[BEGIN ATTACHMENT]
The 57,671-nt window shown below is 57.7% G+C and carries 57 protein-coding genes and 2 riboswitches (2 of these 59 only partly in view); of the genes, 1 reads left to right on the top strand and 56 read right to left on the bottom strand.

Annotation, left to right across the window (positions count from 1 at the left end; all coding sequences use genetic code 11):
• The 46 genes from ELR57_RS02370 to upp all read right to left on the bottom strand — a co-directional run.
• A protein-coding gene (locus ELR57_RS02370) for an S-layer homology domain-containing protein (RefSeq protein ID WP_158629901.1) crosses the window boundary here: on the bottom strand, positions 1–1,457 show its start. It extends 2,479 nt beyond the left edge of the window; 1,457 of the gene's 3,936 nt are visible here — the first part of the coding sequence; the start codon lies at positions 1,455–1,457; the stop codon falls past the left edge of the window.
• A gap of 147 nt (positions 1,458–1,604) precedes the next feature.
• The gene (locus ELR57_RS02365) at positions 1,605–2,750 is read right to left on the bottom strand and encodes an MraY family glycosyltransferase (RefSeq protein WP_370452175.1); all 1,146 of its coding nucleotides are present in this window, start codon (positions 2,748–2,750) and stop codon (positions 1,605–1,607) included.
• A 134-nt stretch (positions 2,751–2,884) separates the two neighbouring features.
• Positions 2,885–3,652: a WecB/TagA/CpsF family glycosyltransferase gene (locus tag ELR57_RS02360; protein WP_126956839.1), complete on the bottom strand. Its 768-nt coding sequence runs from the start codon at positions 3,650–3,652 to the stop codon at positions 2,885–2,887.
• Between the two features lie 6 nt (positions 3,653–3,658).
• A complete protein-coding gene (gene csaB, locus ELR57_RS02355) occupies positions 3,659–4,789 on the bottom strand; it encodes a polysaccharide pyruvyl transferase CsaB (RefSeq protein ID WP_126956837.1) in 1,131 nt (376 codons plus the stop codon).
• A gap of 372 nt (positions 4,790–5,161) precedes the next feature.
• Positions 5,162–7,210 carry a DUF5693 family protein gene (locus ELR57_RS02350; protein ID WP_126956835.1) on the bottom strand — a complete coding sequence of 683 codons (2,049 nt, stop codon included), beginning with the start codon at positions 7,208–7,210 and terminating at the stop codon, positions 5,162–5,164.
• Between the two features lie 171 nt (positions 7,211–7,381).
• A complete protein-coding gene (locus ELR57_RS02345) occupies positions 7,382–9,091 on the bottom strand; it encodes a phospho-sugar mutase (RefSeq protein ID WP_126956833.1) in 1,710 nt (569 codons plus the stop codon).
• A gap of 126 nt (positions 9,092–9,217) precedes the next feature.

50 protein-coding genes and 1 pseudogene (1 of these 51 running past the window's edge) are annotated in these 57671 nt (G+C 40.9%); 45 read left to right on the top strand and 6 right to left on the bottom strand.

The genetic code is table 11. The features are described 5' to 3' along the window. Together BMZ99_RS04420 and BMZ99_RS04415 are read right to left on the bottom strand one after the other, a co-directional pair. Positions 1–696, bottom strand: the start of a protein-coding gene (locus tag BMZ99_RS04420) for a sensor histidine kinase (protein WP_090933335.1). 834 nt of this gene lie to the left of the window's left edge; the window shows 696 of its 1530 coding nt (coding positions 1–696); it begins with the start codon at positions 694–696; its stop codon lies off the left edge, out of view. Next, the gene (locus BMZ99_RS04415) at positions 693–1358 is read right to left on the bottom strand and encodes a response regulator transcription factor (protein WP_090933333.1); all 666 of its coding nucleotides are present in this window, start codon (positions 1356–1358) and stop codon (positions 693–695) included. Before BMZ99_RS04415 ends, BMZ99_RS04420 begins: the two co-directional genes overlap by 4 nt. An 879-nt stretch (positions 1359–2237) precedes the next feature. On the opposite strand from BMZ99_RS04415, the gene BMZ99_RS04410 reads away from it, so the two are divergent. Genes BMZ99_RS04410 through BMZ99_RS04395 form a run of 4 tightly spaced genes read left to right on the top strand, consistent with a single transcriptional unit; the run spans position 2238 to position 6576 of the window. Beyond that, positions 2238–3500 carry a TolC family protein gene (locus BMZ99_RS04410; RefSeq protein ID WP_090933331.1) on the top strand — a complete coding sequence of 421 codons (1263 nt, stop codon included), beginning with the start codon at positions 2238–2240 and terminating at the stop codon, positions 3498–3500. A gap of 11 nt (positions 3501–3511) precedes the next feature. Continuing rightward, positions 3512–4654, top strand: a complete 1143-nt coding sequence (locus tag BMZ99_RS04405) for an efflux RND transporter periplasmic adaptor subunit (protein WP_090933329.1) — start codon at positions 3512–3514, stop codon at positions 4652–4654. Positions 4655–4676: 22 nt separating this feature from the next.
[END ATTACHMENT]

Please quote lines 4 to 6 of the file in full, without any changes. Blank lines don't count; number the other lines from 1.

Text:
• A protein-coding gene (locus ELR57_RS02370) for an S-layer homology domain-containing protein (RefSeq protein ID WP_158629901.1) crosses the window boundary here: on the bottom strand, positions 1–1,457 show its start. It extends 2,479 nt beyond the left edge of the window; 1,457 of the gene's 3,936 nt are visible here — the first part of the coding sequence; the start codon lies at positions 1,455–1,457; the stop codon falls past the left edge of the window.
• A gap of 147 nt (positions 1,458–1,604) precedes the next feature.
• The gene (locus ELR57_RS02365) at positions 1,605–2,750 is read right to left on the bottom strand and encodes an MraY family glycosyltransferase (RefSeq protein WP_370452175.1); all 1,146 of its coding nucleotides are present in this window, start codon (positions 2,748–2,750) and stop codon (positions 1,605–1,607) included.